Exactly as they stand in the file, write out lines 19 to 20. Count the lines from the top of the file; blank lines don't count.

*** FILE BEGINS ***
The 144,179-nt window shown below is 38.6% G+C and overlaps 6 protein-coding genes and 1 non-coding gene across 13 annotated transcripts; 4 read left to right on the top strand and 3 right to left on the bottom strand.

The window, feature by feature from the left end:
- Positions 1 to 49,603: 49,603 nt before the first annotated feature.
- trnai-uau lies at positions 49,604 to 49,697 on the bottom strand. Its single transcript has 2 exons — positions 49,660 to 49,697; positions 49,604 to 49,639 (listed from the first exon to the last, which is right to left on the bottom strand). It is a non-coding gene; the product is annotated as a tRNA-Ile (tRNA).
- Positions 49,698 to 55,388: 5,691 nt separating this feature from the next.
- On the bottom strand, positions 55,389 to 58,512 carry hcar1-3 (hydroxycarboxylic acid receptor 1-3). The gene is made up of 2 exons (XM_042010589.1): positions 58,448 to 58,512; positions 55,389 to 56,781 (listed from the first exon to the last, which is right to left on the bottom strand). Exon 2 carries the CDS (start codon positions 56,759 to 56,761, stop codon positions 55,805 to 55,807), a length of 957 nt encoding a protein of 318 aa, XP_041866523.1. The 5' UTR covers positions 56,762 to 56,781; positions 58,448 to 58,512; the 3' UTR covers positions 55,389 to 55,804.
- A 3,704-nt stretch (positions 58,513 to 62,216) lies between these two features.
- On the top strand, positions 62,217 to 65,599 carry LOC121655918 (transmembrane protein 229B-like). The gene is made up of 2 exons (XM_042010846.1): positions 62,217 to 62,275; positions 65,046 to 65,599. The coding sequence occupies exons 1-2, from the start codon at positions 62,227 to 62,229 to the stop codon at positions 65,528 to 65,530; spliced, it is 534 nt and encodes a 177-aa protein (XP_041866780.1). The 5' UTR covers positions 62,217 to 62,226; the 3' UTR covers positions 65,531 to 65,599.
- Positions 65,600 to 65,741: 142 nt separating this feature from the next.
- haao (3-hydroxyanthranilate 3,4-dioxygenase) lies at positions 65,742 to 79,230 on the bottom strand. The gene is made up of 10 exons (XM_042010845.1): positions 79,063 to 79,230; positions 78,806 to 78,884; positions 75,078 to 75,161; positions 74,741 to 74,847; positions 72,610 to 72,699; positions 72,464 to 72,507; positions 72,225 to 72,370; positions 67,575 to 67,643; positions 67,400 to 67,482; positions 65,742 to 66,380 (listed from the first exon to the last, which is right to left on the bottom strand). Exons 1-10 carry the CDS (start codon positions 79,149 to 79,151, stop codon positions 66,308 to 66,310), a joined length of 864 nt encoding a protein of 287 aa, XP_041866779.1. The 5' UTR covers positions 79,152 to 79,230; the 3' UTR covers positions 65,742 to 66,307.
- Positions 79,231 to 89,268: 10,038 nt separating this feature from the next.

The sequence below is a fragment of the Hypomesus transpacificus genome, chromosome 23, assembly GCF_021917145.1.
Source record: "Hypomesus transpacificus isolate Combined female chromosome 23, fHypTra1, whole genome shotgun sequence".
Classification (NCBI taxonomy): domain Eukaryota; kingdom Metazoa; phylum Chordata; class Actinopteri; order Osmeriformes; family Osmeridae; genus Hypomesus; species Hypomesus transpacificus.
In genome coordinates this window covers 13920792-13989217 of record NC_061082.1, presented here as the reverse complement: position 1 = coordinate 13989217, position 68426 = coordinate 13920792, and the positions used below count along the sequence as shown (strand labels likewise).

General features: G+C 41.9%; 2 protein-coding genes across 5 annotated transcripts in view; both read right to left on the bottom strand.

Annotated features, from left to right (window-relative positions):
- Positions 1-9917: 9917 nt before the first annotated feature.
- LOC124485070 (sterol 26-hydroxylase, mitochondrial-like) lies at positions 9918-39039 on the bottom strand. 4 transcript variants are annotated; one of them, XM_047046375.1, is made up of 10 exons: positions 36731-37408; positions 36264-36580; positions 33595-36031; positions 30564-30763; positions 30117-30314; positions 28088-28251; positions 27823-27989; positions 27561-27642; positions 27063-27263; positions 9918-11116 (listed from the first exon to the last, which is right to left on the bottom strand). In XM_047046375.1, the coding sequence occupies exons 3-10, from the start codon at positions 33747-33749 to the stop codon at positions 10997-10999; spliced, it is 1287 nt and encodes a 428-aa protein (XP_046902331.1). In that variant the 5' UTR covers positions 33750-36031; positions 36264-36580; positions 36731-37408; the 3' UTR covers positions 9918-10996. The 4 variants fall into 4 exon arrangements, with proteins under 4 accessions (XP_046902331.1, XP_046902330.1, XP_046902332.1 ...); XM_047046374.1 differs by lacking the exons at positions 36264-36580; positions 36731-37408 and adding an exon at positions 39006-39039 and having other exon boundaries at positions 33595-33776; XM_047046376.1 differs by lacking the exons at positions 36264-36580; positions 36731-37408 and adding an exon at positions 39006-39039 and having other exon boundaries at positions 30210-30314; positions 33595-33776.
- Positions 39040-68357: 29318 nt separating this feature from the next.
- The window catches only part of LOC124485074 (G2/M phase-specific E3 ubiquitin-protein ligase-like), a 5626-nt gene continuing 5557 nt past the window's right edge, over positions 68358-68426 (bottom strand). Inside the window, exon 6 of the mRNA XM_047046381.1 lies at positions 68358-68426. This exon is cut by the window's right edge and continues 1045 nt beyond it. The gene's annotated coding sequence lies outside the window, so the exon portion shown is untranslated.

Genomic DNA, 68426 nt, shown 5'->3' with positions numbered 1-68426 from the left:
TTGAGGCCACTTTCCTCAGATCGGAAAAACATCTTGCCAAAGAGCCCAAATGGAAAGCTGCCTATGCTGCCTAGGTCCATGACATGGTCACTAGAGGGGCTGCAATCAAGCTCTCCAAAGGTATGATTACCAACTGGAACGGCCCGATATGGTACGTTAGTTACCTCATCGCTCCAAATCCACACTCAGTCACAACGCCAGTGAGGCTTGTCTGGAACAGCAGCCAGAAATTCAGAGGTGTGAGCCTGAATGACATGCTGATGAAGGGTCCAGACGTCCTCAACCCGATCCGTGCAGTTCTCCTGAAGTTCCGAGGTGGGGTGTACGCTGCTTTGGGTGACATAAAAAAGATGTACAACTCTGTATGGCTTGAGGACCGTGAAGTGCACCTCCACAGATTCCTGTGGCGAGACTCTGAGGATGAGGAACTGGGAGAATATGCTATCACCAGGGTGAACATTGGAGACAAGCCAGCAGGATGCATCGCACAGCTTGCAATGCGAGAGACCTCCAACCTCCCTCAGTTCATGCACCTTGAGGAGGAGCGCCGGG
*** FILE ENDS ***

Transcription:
- LOC124485070 (sterol 26-hydroxylase, mitochondrial-like) lies at positions 9918-39039 on the bottom strand. 4 transcript variants are annotated; one of them, XM_047046375.1, is made up of 10 exons: positions 36731-37408; positions 36264-36580; positions 33595-36031; positions 30564-30763; positions 30117-30314; positions 28088-28251; positions 27823-27989; positions 27561-27642; positions 27063-27263; positions 9918-11116 (listed from the first exon to the last, which is right to left on the bottom strand). In XM_047046375.1, the coding sequence occupies exons 3-10, from the start codon at positions 33747-33749 to the stop codon at positions 10997-10999; spliced, it is 1287 nt and encodes a 428-aa protein (XP_046902331.1). In that variant the 5' UTR covers positions 33750-36031; positions 36264-36580; positions 36731-37408; the 3' UTR covers positions 9918-10996. The 4 variants fall into 4 exon arrangements, with proteins under 4 accessions (XP_046902331.1, XP_046902330.1, XP_046902332.1 ...); XM_047046374.1 differs by lacking the exons at positions 36264-36580; positions 36731-37408 and adding an exon at positions 39006-39039 and having other exon boundaries at positions 33595-33776; XM_047046376.1 differs by lacking the exons at positions 36264-36580; positions 36731-37408 and adding an exon at positions 39006-39039 and having other exon boundaries at positions 30210-30314; positions 33595-33776.
- Positions 39040-68357: 29318 nt separating this feature from the next.